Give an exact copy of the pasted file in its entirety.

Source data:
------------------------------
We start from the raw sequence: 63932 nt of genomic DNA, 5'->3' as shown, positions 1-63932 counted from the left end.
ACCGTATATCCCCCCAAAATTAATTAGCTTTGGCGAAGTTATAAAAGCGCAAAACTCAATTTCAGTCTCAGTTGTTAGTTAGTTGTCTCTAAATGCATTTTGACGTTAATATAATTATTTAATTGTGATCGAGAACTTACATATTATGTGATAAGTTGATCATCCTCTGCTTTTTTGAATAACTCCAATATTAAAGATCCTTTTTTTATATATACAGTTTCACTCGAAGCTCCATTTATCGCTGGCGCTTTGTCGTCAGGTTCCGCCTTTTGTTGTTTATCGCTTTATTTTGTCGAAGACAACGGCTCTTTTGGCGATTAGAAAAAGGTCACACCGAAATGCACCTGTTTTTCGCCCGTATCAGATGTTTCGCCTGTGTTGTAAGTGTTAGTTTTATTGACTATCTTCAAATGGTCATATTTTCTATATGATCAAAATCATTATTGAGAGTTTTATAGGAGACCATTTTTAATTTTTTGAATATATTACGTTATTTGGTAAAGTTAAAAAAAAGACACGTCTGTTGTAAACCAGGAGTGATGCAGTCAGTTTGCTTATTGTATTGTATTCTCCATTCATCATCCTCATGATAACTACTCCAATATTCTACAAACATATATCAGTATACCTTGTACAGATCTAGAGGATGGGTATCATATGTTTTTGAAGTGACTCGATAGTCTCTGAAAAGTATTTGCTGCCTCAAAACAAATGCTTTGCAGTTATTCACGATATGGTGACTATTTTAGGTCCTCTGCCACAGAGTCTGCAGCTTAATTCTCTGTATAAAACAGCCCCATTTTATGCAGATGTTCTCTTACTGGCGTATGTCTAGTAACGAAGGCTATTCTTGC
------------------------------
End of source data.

We start from the raw sequence: 63932 nt of genomic DNA, 5'->3' as shown, positions 1-63932 counted from the left end.
ACCGTATATCCCCCCAAAATTAATTAGCTTTGGCGAAGTTATAAAAGCGCAAAACTCAATTTCAGTCTCAGTTGTTAGTTAGTTGTCTCTAAATGCATTTTGACGTTAATATAATTATTTAATTGTGATCGAGAACTTACATATTATGTGATAAGTTGATCATCCTCTGCTTTTTTGAATAACTCCAATATTAAAGATCCTTTTTTTATATATACAGTTTCACTCGAAGCTCCATTTATCGCTGGCGCTTTGTCGTCAGGTTCCGCCTTTTGTTGTTTATCGCTTTATTTTGTCGAAGACAACGGCTCTTTTGGCGATTAGAAAAAGGTCACACCGAAATGCACCTGTTTTTCGCCCGTATCAGATGTTTCGCCTGTGTTGTAAGTGTTAGTTTTATTGACTATCTTCAAATGGTCATATTTTCTATATGATCAAAATCATTATTGAGAGTTTTATAGGAGACCATTTTTAATTTTTTGAATATATTACGTTATTTGGTAAAGTTAAAAAAAAGACACGTCTGTTGTAAACCAGGAGTGATGCAGTCAGTTTGCTTATTGTATTGTATTCTCCATTCATCATCCTCATGATAACTACTCCAATATTCTACAAACATATATCAGTATACCTTGTACAGATCTAGAGGATGGGTATCATATGTTTTTGAAGTGACTCGATAGTCTCTGAAAAGTATTTGCTGCCTCAAAACAAATGCTTTGCAGTTATTCACGATATGGTGACTATTTTAGGTCCTCTGCCACAGAGTCTGCAGCTTAATTCTCTGTATAAAACAGCCCCATTTTATGCAGATGTTCTCTTACTGGCGTATGTCTAGTAACGAAGGCTATTCTTGC